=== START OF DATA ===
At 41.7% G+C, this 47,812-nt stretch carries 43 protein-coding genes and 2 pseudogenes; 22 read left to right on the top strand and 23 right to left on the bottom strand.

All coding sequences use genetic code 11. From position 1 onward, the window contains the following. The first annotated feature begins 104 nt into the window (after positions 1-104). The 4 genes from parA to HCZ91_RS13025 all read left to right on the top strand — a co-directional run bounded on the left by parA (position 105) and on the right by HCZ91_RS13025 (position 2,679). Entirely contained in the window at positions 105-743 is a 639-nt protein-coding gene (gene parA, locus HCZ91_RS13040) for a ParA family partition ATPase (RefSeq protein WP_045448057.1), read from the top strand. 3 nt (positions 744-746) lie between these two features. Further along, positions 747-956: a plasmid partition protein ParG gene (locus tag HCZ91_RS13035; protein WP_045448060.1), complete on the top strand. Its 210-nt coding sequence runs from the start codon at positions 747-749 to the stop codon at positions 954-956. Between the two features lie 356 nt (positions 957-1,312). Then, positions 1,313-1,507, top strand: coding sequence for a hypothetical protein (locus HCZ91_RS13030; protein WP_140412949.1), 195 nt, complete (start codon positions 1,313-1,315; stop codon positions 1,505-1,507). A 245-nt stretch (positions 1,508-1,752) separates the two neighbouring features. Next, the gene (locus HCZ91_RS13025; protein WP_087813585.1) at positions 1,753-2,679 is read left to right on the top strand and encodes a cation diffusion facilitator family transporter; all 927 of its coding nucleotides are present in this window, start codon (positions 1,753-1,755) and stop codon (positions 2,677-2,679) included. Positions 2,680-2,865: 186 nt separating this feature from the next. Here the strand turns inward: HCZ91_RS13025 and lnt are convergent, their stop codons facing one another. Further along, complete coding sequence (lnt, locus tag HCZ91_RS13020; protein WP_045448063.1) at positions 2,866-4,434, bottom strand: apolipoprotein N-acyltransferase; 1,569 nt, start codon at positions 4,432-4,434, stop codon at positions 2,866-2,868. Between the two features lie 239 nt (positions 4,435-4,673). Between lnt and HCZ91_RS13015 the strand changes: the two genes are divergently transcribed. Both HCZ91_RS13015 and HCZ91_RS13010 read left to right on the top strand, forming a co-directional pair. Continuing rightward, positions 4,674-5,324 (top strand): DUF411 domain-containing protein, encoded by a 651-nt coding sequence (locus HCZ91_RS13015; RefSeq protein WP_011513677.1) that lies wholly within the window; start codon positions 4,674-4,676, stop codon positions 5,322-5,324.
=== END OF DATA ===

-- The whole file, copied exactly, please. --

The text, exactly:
At 41.7% G+C, this 47,812-nt stretch carries 43 protein-coding genes and 2 pseudogenes; 22 read left to right on the top strand and 23 right to left on the bottom strand.

All coding sequences use genetic code 11. From position 1 onward, the window contains the following. The first annotated feature begins 104 nt into the window (after positions 1-104). The 4 genes from parA to HCZ91_RS13025 all read left to right on the top strand — a co-directional run bounded on the left by parA (position 105) and on the right by HCZ91_RS13025 (position 2,679). Entirely contained in the window at positions 105-743 is a 639-nt protein-coding gene (gene parA, locus HCZ91_RS13040) for a ParA family partition ATPase (RefSeq protein WP_045448057.1), read from the top strand. 3 nt (positions 744-746) lie between these two features. Further along, positions 747-956: a plasmid partition protein ParG gene (locus tag HCZ91_RS13035; protein WP_045448060.1), complete on the top strand. Its 210-nt coding sequence runs from the start codon at positions 747-749 to the stop codon at positions 954-956. Between the two features lie 356 nt (positions 957-1,312). Then, positions 1,313-1,507, top strand: coding sequence for a hypothetical protein (locus HCZ91_RS13030; protein WP_140412949.1), 195 nt, complete (start codon positions 1,313-1,315; stop codon positions 1,505-1,507). A 245-nt stretch (positions 1,508-1,752) separates the two neighbouring features. Next, the gene (locus HCZ91_RS13025; protein WP_087813585.1) at positions 1,753-2,679 is read left to right on the top strand and encodes a cation diffusion facilitator family transporter; all 927 of its coding nucleotides are present in this window, start codon (positions 1,753-1,755) and stop codon (positions 2,677-2,679) included. Positions 2,680-2,865: 186 nt separating this feature from the next. Here the strand turns inward: HCZ91_RS13025 and lnt are convergent, their stop codons facing one another. Further along, complete coding sequence (lnt, locus tag HCZ91_RS13020; protein WP_045448063.1) at positions 2,866-4,434, bottom strand: apolipoprotein N-acyltransferase; 1,569 nt, start codon at positions 4,432-4,434, stop codon at positions 2,866-2,868. Between the two features lie 239 nt (positions 4,435-4,673). Between lnt and HCZ91_RS13015 the strand changes: the two genes are divergently transcribed. Both HCZ91_RS13015 and HCZ91_RS13010 read left to right on the top strand, forming a co-directional pair. Continuing rightward, positions 4,674-5,324 (top strand): DUF411 domain-containing protein, encoded by a 651-nt coding sequence (locus HCZ91_RS13015; RefSeq protein WP_011513677.1) that lies wholly within the window; start codon positions 4,674-4,676, stop codon positions 5,322-5,324.